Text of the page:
This term – net-neutrality – has been driving me crazy for a while. I’ve tried researching it before, and admit that my eyes glazed over before I could wrap my head around it. Now that it’s back in the news again, with California just enacting state legislation, I’m determined to at least get a grasp on the basics. Here’s what I’ve learned.
True net-neutrality means that all internet users and all internet data are treated equally. Everyone signed up with Shaw gets internet access at the same speed to all internet sites and services. You can’t pay more for higher speed, all services count against your data plan, and no particular websites, apps, or services are blocked or slowed down.
Net-neutrality is a defense against being able to control access with money; which can, and is being done now in many countries, and between a variety of Internet Service Providers (or ISPs, like Shaw and Bell) and some online services. For example, one ISP in the United States offers free access (no data charges) to certain music streaming services who pay the ISP, rather than charging the consumer. Some ISPs slow down or “throttle” data being uploaded or downloaded from specific sites or services.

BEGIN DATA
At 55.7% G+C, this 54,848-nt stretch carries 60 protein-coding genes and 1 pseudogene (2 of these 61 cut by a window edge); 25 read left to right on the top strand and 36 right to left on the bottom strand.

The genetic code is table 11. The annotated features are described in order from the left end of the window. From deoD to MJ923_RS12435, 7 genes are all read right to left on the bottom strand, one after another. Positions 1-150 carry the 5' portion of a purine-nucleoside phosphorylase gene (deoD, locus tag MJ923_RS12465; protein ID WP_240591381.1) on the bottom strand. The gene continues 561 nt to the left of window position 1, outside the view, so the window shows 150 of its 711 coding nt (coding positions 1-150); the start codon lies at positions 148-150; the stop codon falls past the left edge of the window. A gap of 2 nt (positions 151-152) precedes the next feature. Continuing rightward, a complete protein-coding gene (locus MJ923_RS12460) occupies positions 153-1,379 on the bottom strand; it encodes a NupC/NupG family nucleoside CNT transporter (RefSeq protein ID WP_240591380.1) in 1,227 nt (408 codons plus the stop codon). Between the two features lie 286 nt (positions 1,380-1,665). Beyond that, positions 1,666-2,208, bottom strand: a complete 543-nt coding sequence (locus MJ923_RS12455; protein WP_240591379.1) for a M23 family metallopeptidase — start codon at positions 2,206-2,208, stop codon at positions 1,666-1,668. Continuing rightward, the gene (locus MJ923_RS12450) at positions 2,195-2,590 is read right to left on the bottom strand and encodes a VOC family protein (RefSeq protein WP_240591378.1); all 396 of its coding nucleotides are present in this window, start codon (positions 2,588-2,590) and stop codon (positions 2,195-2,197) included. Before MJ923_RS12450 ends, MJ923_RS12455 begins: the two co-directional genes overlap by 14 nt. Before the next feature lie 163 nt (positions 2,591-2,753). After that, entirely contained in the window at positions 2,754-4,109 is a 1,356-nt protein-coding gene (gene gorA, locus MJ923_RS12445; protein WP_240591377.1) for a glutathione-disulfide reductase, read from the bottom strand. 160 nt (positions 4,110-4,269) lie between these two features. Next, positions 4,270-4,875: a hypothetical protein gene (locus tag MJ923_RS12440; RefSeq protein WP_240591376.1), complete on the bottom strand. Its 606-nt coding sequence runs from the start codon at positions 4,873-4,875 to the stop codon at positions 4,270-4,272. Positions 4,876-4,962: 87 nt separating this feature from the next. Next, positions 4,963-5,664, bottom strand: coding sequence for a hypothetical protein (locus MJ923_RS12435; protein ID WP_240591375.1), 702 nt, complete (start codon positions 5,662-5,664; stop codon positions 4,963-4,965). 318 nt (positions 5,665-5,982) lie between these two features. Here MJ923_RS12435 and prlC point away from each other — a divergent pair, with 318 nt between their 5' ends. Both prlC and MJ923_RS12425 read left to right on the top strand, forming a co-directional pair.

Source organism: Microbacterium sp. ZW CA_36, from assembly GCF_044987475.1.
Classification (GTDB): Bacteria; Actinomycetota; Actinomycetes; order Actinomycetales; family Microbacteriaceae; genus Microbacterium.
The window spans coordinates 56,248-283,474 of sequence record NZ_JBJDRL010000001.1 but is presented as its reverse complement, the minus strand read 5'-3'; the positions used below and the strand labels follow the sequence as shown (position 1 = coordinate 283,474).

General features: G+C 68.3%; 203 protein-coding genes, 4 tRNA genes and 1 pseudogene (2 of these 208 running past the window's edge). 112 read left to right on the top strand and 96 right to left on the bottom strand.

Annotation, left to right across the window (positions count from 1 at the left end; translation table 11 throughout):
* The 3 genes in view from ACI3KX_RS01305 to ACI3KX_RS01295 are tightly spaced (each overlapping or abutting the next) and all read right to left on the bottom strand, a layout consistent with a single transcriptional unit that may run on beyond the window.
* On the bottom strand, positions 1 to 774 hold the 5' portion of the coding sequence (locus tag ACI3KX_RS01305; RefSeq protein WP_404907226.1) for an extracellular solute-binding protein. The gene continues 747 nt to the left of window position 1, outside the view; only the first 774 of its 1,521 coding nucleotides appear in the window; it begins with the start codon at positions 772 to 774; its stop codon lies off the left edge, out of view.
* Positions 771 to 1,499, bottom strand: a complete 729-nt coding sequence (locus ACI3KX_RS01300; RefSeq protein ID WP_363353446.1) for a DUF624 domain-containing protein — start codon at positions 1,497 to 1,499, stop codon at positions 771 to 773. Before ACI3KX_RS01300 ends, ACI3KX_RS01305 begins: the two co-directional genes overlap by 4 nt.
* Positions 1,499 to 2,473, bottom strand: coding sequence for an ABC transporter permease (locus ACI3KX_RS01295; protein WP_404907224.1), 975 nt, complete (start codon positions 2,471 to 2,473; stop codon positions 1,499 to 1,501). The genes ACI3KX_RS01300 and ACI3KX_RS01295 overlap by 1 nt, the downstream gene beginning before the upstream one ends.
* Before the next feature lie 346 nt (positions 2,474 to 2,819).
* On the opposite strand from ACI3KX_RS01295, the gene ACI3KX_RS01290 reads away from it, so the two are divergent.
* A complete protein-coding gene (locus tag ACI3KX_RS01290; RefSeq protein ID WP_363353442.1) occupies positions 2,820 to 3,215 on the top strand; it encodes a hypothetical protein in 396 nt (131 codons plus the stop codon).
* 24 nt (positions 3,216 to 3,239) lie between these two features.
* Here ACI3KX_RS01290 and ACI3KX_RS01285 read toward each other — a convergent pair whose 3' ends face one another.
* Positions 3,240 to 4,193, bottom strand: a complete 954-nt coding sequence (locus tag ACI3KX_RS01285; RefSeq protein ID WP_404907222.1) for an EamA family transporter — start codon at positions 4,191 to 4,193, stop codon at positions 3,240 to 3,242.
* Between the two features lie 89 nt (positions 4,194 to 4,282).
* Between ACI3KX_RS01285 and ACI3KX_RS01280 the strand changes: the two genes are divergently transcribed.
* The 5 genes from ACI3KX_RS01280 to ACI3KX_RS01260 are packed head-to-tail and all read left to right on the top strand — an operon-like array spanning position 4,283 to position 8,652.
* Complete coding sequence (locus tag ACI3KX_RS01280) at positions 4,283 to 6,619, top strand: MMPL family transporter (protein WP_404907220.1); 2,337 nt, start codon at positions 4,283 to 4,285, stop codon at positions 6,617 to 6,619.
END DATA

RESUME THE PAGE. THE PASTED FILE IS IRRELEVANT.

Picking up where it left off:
One of the reasons that the term is confusing is because there are varying degrees of net-neutrality. In Canada, for instance, ISPs are not allowed to alter access speeds based on websites, but they are permitted to charge more for higher speed access to any and all sites.
California’s new law implements true net-neutrality, which the federal U.S. government, among others, object to, and are actually taking the matter to court. It will be interesting to see how that turns out.